- EP Review: Yanimal - Yanimal EP - 6.5/106.5/10
Yanimal is a self titled debut EP which mixes sounds found in nature with pounding synth-lines. The result is at times captivating at others repetitious.
Yanimal is the latest project of a synth player originally from Germany, who has spent the last decade on the London underground scene. During that time he has played keys and and synth in a number of bands including Dead Kids and I.R.O.K as well as turning his hand to production. His self titled debut EP is a five track affair which aims to recreate the experience of putting on parties in the woods, “bringing together the soundscapes of a forest and heavy electronic music.” The record constitutes an experimental approach to minimalist electronica, at times captivating, at others a little too sparsely repetitive.
‘Spirit Molecule’ is the opening track and it introduces the recurrent motif of the EP, a prominent synth line which propels the song as other parts build and fade around it. The accompanying bleeps and percussive noises offer some counterpoint which helps to retain the interest of the listener. There is some development in the ascending lines of the track which weave in and out but the anchor of the song is it’s steady pulse. The accompanying video shows Yanimal as he travels around India trying unsuccessfully to find work. Having failed to gain employment he turns to the spiritual plane and things start to work out. The aim towards enlightenment could also have some chemical connotations, given that Spirit Molecule is the term coined by scientific researcher Rick Strassman for DMT. Certainly the pounding synths have a slight element of narcotic possibility to them.
‘4-25’ stays in a similar vein, albeit with a more obvious inclusion of sonic elements taken from nature. There is also a sample of some tribal sounding vocals which are blended in pretty well. This track has a little more edge to it, the tone darker and more insistent. There is almost a hint of tenebrous euphoria as it progresses; a ratcheting up of intensity before the gentler fade out.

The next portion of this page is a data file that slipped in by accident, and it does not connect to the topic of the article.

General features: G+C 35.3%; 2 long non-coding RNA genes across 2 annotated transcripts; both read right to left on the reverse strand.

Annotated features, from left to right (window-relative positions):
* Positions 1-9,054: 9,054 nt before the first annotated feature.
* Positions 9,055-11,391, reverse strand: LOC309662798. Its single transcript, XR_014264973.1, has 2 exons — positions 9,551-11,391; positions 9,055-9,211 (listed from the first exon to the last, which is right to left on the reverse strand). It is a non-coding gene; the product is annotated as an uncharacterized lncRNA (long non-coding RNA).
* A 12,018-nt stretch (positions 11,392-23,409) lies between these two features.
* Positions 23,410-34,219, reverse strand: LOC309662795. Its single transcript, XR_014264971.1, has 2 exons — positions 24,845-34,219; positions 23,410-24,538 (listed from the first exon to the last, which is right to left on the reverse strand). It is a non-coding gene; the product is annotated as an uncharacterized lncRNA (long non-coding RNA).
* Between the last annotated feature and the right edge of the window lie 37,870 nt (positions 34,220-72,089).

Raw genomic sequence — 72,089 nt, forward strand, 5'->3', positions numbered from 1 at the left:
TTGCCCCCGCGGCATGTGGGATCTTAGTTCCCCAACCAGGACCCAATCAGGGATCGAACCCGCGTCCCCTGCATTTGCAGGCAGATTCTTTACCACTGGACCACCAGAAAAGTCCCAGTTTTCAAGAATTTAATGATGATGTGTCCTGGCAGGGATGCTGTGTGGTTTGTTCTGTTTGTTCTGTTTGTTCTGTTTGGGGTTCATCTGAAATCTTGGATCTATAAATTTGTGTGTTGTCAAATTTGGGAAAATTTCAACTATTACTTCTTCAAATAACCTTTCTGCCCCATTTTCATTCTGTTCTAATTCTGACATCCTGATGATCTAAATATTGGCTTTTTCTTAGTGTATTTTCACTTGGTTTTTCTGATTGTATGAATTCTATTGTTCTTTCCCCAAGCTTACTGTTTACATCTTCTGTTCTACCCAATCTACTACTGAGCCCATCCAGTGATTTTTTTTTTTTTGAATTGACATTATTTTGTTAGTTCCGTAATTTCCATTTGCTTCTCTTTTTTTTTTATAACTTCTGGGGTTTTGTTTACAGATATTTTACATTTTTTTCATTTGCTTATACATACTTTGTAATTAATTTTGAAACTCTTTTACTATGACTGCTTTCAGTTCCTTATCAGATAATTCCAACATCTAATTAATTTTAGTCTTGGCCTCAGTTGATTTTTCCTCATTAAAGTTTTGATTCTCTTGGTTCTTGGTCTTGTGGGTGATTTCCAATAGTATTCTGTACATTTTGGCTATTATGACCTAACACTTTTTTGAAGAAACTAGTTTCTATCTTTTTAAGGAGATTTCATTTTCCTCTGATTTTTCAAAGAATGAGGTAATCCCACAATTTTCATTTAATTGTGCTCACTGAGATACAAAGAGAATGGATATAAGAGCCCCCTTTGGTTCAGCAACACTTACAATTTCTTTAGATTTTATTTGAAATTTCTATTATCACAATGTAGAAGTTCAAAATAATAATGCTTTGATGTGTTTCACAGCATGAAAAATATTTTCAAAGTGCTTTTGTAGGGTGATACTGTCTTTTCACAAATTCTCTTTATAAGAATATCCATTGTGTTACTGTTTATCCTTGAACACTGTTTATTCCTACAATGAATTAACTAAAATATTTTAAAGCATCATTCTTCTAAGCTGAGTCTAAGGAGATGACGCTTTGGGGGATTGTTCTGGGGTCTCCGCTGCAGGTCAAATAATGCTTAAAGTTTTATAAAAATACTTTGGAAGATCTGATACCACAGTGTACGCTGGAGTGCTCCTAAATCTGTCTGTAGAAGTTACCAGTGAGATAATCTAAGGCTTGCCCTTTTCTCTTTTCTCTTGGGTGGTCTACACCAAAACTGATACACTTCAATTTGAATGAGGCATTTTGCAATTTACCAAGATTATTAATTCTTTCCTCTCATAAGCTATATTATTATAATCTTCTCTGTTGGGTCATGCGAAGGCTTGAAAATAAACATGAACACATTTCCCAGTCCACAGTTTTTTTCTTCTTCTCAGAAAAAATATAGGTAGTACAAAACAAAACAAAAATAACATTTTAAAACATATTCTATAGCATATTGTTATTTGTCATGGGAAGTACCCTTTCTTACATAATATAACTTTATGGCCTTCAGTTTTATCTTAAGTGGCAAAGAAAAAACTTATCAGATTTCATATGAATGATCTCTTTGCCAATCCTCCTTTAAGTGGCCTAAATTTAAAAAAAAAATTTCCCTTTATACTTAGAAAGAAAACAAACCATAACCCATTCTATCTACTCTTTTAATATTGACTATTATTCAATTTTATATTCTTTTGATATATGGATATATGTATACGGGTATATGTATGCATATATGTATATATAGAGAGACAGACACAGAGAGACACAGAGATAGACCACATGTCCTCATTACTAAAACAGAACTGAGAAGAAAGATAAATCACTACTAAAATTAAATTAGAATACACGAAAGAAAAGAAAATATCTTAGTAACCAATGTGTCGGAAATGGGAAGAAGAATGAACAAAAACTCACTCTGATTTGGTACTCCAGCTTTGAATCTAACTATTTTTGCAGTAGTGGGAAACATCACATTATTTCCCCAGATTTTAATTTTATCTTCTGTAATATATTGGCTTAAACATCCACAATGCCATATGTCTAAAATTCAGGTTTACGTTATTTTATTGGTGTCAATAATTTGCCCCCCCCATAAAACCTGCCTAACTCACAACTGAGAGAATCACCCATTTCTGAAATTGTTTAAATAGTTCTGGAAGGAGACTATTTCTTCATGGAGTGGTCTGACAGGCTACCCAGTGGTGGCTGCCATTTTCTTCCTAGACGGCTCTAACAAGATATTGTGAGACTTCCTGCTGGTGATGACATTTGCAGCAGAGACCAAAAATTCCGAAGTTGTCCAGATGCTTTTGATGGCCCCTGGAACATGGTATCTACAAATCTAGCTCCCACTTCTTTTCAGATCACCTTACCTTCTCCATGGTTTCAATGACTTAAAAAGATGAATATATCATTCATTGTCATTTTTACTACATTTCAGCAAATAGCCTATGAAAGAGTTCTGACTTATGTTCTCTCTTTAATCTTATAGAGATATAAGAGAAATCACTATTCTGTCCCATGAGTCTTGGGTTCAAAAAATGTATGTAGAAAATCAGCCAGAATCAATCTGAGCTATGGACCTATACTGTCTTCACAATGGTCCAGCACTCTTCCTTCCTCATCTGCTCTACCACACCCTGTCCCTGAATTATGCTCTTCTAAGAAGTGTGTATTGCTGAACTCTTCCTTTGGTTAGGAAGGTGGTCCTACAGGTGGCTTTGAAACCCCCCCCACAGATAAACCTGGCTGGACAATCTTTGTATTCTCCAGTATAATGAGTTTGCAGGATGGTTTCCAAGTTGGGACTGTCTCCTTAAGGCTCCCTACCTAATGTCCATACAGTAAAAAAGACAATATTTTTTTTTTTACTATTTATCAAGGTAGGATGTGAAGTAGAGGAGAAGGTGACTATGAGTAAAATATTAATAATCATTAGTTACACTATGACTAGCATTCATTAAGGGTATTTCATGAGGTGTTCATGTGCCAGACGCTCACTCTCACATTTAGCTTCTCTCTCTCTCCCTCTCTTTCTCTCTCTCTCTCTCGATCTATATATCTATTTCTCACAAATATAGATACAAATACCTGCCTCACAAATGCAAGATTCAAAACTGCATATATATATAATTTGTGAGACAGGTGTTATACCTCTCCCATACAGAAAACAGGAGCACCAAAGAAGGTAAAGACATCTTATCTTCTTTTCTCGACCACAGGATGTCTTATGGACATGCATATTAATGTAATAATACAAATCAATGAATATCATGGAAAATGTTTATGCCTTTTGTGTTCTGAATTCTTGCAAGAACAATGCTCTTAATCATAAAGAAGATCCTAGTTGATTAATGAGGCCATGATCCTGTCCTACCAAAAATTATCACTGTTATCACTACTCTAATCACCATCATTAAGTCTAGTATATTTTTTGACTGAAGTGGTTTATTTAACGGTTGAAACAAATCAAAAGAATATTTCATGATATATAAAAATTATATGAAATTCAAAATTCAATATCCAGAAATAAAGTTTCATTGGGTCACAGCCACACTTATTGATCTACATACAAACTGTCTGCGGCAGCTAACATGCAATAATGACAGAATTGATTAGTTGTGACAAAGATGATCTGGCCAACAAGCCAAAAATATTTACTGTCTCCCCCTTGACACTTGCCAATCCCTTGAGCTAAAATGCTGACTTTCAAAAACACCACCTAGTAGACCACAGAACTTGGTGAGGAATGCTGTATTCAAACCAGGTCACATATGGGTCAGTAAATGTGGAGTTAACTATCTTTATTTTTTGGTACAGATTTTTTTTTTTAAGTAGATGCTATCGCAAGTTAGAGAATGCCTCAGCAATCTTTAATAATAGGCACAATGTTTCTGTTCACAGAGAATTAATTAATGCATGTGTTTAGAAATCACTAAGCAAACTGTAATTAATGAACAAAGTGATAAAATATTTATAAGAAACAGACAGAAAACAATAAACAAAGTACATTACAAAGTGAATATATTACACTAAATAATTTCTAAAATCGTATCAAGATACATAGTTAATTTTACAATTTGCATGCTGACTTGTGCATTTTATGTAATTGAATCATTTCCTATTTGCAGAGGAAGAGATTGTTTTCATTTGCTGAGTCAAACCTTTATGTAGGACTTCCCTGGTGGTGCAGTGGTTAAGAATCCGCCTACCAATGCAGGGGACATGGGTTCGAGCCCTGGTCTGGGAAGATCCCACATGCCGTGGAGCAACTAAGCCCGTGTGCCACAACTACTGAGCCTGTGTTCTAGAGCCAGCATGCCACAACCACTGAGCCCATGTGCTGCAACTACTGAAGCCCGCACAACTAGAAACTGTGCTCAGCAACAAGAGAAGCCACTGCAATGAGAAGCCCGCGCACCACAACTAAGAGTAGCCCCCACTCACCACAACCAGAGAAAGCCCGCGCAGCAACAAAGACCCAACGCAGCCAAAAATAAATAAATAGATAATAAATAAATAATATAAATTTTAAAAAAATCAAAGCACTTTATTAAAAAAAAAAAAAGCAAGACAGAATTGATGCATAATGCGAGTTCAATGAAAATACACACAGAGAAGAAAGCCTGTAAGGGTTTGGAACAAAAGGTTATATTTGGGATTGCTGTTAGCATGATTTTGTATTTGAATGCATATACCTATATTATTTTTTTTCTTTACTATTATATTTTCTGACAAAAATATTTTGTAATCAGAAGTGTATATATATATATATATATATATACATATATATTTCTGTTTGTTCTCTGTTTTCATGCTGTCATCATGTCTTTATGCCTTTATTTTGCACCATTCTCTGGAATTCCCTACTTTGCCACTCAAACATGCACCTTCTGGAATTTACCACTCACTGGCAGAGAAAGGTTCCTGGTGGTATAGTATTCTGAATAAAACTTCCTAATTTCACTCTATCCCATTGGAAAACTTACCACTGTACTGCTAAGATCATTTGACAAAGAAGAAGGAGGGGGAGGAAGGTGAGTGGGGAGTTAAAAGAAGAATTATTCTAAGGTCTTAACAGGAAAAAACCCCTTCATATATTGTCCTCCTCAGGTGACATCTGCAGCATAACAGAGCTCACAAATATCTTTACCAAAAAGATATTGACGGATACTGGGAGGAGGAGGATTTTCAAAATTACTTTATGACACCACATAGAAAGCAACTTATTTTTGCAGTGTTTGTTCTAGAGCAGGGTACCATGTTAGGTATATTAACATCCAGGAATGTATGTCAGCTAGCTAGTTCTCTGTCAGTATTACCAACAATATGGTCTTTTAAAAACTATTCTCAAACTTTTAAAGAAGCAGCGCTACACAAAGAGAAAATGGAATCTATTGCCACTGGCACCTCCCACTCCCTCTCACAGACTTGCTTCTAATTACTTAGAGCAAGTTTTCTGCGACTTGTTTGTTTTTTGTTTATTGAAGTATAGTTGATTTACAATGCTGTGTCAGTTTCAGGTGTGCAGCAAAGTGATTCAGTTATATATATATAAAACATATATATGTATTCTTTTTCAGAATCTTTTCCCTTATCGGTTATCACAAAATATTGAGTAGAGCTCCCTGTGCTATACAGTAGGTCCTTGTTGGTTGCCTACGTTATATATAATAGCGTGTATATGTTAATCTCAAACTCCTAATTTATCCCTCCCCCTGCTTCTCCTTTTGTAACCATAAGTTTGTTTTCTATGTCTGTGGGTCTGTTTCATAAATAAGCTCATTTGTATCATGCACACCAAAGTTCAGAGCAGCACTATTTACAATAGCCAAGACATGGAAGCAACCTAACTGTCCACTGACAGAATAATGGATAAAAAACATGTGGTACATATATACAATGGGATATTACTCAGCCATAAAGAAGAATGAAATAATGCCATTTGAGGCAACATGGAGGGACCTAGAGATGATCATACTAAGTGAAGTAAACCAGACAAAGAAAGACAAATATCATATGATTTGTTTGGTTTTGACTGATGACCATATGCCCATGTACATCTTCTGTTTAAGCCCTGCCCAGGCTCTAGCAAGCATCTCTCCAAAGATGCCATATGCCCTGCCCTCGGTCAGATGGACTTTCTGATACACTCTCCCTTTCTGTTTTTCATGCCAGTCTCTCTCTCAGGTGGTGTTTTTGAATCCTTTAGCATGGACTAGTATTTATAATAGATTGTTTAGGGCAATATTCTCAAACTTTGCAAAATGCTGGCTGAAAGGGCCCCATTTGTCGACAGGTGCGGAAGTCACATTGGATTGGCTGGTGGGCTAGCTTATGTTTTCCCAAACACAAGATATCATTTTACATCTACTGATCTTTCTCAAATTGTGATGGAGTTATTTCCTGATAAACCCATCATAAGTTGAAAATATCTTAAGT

There is a somber tone to the third track which has, a ridiculously long title consisting mostly of symbols. Elongated notes give it an almost Lynchian air before the ubiquitous thud of synths is brought in alongside some interesting vocal samples and occasional bird sounds. This track feels as if it could function as a score for a chase scene. The blend of natural sonics is done subtly and works quite well here.
‘Dunkelziffer’ which translates as dark figure is suitably brooding and claustrophobic. The song is probably also a nod to the German outfit of the same name who formed in the wake of ‘Can’ splitting up. The circularity of the percussion and the slightly off kilter mix would appear to confirm the influence of Jaki Leibzeit’s rhythmic sensibility. Final track ‘Etranger Je Tâ€™Embrasse’ rounds things off with another stark beat that segues into relatively upbeat keyboard sections. It might be the most minimal track on offer but it does have a number of sections which flow reasonably well into one another. The economical approach deployed allowing each part space to breathe.
Overall Yanimal makes for a somewhat uneven listen which does work in parts but lags a little in others. These tracks are often denser and more complicated than they appear on first listen so are worth giving some time. At their peak they have a highly atmospheric, filmic quality, while elsewhere they risk sounding a little like a hammy eighties synth pastiche.